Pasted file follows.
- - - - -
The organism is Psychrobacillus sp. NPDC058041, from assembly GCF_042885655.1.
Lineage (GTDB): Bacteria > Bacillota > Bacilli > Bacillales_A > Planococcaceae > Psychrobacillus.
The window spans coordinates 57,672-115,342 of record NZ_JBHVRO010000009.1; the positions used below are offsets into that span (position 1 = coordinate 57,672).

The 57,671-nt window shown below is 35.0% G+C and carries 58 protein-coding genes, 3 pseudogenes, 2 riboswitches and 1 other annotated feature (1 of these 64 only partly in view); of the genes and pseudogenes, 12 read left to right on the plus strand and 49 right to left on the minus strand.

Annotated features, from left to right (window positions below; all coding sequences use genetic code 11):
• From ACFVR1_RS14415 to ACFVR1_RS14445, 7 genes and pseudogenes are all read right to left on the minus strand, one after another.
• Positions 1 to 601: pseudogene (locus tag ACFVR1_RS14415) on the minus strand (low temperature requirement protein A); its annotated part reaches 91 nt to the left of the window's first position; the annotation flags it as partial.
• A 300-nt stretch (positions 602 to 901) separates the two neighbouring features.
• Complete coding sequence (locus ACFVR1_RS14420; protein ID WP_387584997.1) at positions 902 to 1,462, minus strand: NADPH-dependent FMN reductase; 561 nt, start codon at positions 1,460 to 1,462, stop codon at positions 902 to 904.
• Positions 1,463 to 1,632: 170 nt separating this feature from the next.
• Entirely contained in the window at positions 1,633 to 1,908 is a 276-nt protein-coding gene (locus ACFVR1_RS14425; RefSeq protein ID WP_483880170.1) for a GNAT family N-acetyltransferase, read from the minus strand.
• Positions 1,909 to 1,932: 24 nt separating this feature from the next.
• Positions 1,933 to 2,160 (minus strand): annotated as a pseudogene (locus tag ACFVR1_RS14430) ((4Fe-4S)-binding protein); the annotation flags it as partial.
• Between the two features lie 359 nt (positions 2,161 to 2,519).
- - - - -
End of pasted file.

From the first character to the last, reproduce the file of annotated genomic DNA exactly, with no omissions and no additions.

The organism is Psychrobacillus sp. NPDC058041, from assembly GCF_042885655.1.
Lineage (GTDB): Bacteria > Bacillota > Bacilli > Bacillales_A > Planococcaceae > Psychrobacillus.
The window spans coordinates 57,672-115,342 of record NZ_JBHVRO010000009.1; the positions used below are offsets into that span (position 1 = coordinate 57,672).

The 57,671-nt window shown below is 35.0% G+C and carries 58 protein-coding genes, 3 pseudogenes, 2 riboswitches and 1 other annotated feature (1 of these 64 only partly in view); of the genes and pseudogenes, 12 read left to right on the plus strand and 49 right to left on the minus strand.

Annotated features, from left to right (window positions below; all coding sequences use genetic code 11):
• From ACFVR1_RS14415 to ACFVR1_RS14445, 7 genes and pseudogenes are all read right to left on the minus strand, one after another.
• Positions 1 to 601: pseudogene (locus tag ACFVR1_RS14415) on the minus strand (low temperature requirement protein A); its annotated part reaches 91 nt to the left of the window's first position; the annotation flags it as partial.
• A 300-nt stretch (positions 602 to 901) separates the two neighbouring features.
• Complete coding sequence (locus ACFVR1_RS14420; protein ID WP_387584997.1) at positions 902 to 1,462, minus strand: NADPH-dependent FMN reductase; 561 nt, start codon at positions 1,460 to 1,462, stop codon at positions 902 to 904.
• Positions 1,463 to 1,632: 170 nt separating this feature from the next.
• Entirely contained in the window at positions 1,633 to 1,908 is a 276-nt protein-coding gene (locus ACFVR1_RS14425; RefSeq protein ID WP_483880170.1) for a GNAT family N-acetyltransferase, read from the minus strand.
• Positions 1,909 to 1,932: 24 nt separating this feature from the next.
• Positions 1,933 to 2,160 (minus strand): annotated as a pseudogene (locus tag ACFVR1_RS14430) ((4Fe-4S)-binding protein); the annotation flags it as partial.
• Between the two features lie 359 nt (positions 2,161 to 2,519).